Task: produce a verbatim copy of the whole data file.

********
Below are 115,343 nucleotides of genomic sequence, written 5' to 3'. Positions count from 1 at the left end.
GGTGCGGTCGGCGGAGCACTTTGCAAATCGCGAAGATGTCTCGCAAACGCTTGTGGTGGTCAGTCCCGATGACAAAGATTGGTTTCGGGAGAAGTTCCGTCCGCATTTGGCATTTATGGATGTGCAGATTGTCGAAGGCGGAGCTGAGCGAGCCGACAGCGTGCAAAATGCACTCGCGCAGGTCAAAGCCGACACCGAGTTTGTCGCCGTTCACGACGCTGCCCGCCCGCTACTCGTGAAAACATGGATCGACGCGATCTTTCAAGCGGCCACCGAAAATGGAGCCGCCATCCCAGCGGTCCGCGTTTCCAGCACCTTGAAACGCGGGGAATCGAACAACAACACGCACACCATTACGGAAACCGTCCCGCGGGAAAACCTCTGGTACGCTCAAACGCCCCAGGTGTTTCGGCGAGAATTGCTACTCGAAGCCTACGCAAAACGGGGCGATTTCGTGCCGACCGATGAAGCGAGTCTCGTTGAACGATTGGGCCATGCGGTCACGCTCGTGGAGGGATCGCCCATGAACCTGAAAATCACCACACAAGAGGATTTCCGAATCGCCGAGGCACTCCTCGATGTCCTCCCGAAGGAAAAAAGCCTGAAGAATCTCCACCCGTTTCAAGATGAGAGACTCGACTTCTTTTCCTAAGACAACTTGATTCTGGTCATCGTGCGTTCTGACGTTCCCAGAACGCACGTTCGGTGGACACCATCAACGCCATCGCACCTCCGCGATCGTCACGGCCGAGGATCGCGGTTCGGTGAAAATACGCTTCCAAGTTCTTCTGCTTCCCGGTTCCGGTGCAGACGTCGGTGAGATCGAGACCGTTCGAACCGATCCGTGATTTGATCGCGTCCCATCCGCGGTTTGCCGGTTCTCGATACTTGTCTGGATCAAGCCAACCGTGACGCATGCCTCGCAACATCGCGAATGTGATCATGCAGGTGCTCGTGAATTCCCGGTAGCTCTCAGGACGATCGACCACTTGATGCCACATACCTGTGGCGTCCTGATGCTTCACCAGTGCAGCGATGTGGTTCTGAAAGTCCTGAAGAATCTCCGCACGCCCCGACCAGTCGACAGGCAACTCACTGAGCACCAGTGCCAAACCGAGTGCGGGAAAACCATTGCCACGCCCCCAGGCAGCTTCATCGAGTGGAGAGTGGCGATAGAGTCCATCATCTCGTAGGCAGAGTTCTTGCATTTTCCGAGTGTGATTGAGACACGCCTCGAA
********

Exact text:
Below are 115,343 nucleotides of genomic sequence, written 5' to 3'. Positions count from 1 at the left end.
GGTGCGGTCGGCGGAGCACTTTGCAAATCGCGAAGATGTCTCGCAAACGCTTGTGGTGGTCAGTCCCGATGACAAAGATTGGTTTCGGGAGAAGTTCCGTCCGCATTTGGCATTTATGGATGTGCAGATTGTCGAAGGCGGAGCTGAGCGAGCCGACAGCGTGCAAAATGCACTCGCGCAGGTCAAAGCCGACACCGAGTTTGTCGCCGTTCACGACGCTGCCCGCCCGCTACTCGTGAAAACATGGATCGACGCGATCTTTCAAGCGGCCACCGAAAATGGAGCCGCCATCCCAGCGGTCCGCGTTTCCAGCACCTTGAAACGCGGGGAATCGAACAACAACACGCACACCATTACGGAAACCGTCCCGCGGGAAAACCTCTGGTACGCTCAAACGCCCCAGGTGTTTCGGCGAGAATTGCTACTCGAAGCCTACGCAAAACGGGGCGATTTCGTGCCGACCGATGAAGCGAGTCTCGTTGAACGATTGGGCCATGCGGTCACGCTCGTGGAGGGATCGCCCATGAACCTGAAAATCACCACACAAGAGGATTTCCGAATCGCCGAGGCACTCCTCGATGTCCTCCCGAAGGAAAAAAGCCTGAAGAATCTCCACCCGTTTCAAGATGAGAGACTCGACTTCTTTTCCTAAGACAACTTGATTCTGGTCATCGTGCGTTCTGACGTTCCCAGAACGCACGTTCGGTGGACACCATCAACGCCATCGCACCTCCGCGATCGTCACGGCCGAGGATCGCGGTTCGGTGAAAATACGCTTCCAAGTTCTTCTGCTTCCCGGTTCCGGTGCAGACGTCGGTGAGATCGAGACCGTTCGAACCGATCCGTGATTTGATCGCGTCCCATCCGCGGTTTGCCGGTTCTCGATACTTGTCTGGATCAAGCCAACCGTGACGCATGCCTCGCAACATCGCGAATGTGATCATGCAGGTGCTCGTGAATTCCCGGTAGCTCTCAGGACGATCGACCACTTGATGCCACATACCTGTGGCGTCCTGATGCTTCACCAGTGCAGCGATGTGGTTCTGAAAGTCCTGAAGAATCTCCGCACGCCCCGACCAGTCGACAGGCAACTCACTGAGCACCAGTGCCAAACCGAGTGCGGGAAAACCATTGCCACGCCCCCAGGCAGCTTCATCGAGTGGAGAGTGGCGATAGAGTCCATCATCTCGTAGGCAGAGTTCTTGCATTTTCCGAGTGTGATTGAGACACGCCTCGAA